20. Access Control Lists (ACLs) in UNIX • modern UNIX systems support ACLs • FreeBSD, OpenBSD, Linux, Solaris • FreeBSD • Setfacl assigns a list of UNIX user IDs and groups • any number of users and groups can be associated with a file • read, write, execute protection bits • a file does not need to have an ACL • includes an additional protection bit that indicates whether the file has an extended ACL

  21. Access Control Lists (ACLs) in UNIX • when a process requests access to a file system object two steps are performed: • step 1: selects the most appropriate ACL • owner, named users, owning / named groups, others • step 2: checks if the matching entry contains sufficient permissions

  22. Mandatory Access Control (MAC) Top Secret Labeling Mechanism is used Prevent any illegal flow of information through the enforcement of multilevel security Secret Military Security Confidential Require a strict classification of subjects and objects in security levels Drawback of being too rigid Applicable only to very few environments Unclassified dominance  can-flow Adopted from : Role-Based Access Control by Prof.RaviSandhu

  23. Compartments and Sensitivity Levels • Information access is limited by the need-to-know • Compartment: Each piece of classified information may be associated with one or more projects called compartments Top Secret Compartment 1 Secret Compartment 2 Confidential Compartment 3 Restricted Unclassified

  24. Classification & Clearance • <rank; compartments> • class of a piece of information • Clearance: an indication that a person is trusted to access information up to a certain level of sensitivity • <rank; compartments> • clearance of a subject

  25. Dominance Relation • We say that s dominates o (or o is dominated by s) if o <= s For a subject s and an object o, o <= s if and only if rank(o) <= rank(s) and compartments(o) is subset of compartments(s) • A subject can read an object if the subject dominates the object.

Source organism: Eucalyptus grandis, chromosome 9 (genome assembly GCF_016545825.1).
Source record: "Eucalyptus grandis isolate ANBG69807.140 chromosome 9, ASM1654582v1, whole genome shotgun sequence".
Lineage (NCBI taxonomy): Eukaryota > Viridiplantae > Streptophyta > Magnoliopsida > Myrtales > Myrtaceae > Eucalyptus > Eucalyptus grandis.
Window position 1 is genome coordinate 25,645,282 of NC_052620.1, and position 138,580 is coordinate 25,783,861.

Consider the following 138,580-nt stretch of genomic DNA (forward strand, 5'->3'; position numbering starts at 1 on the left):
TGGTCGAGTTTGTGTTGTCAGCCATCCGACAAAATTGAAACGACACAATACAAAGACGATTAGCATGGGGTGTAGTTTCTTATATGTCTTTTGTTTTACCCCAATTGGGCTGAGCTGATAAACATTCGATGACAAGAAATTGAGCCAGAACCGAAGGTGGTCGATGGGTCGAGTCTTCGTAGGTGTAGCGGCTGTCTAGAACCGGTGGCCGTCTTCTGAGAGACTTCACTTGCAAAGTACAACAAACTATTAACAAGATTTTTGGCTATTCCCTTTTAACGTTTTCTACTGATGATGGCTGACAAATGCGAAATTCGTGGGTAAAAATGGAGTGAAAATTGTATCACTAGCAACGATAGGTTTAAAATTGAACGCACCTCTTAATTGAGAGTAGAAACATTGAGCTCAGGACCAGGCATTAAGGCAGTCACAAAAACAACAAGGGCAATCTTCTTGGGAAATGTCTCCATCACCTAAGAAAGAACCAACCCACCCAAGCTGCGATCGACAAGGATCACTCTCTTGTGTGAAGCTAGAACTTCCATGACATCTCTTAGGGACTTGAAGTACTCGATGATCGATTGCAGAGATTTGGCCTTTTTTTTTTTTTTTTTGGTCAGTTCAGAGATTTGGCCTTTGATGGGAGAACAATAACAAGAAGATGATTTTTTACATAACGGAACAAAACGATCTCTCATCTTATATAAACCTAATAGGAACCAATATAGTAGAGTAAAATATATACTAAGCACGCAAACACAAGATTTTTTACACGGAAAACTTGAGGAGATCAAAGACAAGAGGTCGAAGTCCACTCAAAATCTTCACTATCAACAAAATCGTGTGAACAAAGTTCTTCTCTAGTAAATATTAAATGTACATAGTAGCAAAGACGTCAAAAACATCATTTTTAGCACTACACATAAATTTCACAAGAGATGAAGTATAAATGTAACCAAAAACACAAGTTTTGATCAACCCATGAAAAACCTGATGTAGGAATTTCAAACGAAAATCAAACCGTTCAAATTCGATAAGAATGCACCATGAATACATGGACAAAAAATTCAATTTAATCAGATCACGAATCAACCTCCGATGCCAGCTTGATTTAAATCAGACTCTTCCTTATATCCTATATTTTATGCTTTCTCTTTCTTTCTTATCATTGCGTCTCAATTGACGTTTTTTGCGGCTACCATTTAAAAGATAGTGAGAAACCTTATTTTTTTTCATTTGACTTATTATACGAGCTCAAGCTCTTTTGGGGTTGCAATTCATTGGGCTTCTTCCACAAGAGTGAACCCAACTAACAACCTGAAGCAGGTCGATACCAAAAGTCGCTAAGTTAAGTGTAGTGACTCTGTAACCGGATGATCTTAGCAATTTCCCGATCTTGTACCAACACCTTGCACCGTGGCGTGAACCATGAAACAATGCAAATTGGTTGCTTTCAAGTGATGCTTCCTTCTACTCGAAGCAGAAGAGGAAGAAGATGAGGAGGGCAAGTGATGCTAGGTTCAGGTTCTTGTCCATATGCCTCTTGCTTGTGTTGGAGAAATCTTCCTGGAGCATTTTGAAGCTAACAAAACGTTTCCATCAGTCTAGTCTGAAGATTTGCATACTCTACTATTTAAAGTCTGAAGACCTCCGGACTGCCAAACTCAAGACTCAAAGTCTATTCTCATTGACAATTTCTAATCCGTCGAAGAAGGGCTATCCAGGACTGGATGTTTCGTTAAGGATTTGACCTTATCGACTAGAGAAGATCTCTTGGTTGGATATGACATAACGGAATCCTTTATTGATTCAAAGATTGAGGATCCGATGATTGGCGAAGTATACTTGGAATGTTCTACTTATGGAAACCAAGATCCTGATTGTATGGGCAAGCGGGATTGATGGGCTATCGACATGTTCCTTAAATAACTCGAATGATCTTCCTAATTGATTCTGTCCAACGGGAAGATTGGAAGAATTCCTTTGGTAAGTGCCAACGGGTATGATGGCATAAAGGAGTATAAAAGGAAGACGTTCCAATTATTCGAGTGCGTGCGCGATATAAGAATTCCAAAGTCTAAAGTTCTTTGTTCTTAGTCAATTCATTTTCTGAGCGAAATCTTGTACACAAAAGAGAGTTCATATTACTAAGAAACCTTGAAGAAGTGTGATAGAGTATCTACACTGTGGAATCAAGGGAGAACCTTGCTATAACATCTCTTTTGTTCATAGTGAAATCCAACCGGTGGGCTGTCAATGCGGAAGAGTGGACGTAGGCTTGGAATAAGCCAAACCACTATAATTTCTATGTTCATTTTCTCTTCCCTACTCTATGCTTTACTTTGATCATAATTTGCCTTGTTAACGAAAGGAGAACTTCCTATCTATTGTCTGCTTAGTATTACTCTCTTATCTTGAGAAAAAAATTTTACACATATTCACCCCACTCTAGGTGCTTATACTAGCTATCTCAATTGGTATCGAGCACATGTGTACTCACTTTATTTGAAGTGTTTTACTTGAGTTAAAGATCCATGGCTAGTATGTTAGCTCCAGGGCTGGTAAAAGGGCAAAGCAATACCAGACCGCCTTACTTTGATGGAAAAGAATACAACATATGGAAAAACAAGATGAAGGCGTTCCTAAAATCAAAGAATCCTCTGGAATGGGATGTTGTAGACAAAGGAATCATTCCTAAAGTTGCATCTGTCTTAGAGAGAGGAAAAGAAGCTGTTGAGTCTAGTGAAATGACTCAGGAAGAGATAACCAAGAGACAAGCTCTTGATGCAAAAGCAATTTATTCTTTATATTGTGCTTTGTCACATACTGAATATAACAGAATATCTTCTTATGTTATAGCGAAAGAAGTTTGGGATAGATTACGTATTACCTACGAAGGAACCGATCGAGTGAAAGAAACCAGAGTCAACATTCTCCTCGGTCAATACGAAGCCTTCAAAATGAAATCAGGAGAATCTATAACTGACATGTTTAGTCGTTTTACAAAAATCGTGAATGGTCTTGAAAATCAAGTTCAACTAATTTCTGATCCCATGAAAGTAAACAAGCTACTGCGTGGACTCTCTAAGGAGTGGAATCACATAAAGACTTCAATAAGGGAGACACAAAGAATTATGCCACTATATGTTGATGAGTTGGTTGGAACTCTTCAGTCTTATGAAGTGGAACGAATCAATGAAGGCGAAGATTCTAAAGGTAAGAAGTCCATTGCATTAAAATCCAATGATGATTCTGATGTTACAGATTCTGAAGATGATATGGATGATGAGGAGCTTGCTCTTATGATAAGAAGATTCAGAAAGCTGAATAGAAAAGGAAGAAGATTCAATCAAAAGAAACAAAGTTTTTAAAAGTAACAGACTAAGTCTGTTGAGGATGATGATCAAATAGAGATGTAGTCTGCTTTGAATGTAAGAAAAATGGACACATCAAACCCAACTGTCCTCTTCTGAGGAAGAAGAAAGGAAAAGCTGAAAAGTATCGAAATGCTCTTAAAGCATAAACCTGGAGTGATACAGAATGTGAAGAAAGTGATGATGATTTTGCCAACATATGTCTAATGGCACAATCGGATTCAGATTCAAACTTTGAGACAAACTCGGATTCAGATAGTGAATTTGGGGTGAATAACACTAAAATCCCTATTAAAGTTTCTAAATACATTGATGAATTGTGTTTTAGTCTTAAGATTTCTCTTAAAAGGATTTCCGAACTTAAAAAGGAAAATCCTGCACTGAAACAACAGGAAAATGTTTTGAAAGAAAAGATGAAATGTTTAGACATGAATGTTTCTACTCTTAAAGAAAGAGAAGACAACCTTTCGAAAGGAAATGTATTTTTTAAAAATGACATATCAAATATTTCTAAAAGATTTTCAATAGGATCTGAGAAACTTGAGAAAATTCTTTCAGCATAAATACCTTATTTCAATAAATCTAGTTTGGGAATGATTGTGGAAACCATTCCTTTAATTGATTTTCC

26. Example • Information classified as <secret; {Sweden}> • Which of the following subject clearances can read the above information? • <top secret; {Sweden}> • <secret; {Sweden, crypto}> • <top secret; {crypto}> • <confidential; {Sweden}> • <secret; {France}>

  27. Role-Based Access Control(RBAC)

  28. AccessControlMatrix

  29. ... Role-Based Access Control Role Hierarchies Usrer-Role Assignment Permission-Role Assignment USERS ROLES PERMISSIONS Primary-Care Physician Specialist Physician Sessions Physician • Users are human beings or other active agents • Business function the user perform is role • A user can be a member of many roles • Each role can have many users as members • A user can invoke multiple sessions • In each session a user can invoke any subset of roles that the user is a member of • A permission can be assigned to many roles • Each role can have many permissions • read, write, append, execute Health-Care Provider Adopted from : Role-Based Access Control by Prof.RaviSandhu

  30. Role-Based Access Control

  31. Scope RBAC Models

  32. Example of Role Hierarchy

  33. Constraints - RBAC • provide a means of adapting RBAC to the specifics of administrative and security policies of an organization • a defined relationship among roles or a condition related to roles • mutually exclusive roles • cardinality • prerequisite roles • a user can only be assigned to one role in the set (during a session or statically) • any permission can be granted to only one role in the set • setting a maximum number with respect to roles • dictates that a user can only be assigned to a particular role if it is already assigned to some other specified role

  34. RBAC System • administrative functions • supporting system functions • review functions • provide the capability to create, delete, and maintain RBAC elements and relations • provide functions for session management and for making access control decisions • provide the capability to perform query operations on RBAC elements and relations

  35. NIST RBAC Basic Definitions • object • any system resource subject to access control, such as a file, printer, terminal, database record • operation • an executable image of a program, which upon invocation executes some function for the user • permission • an approval to perform an operation on one or more RBAC protected objects

  36. NIST RBAC Model

  37. Core RBAC • administrative functions • supporting system functions • review functions • add and delete users from the set of users • add and delete roles from the set of roles • create and delete instances of user-to-role assignment • create and delete instances of permission-to-role assignment • create a user session with a default set of active roles • add an active role to a session • delete a role from a session • check if the session subject has permission to perform a request operation on an object • enable an administrator to view but not modify all the elements of the model and their relations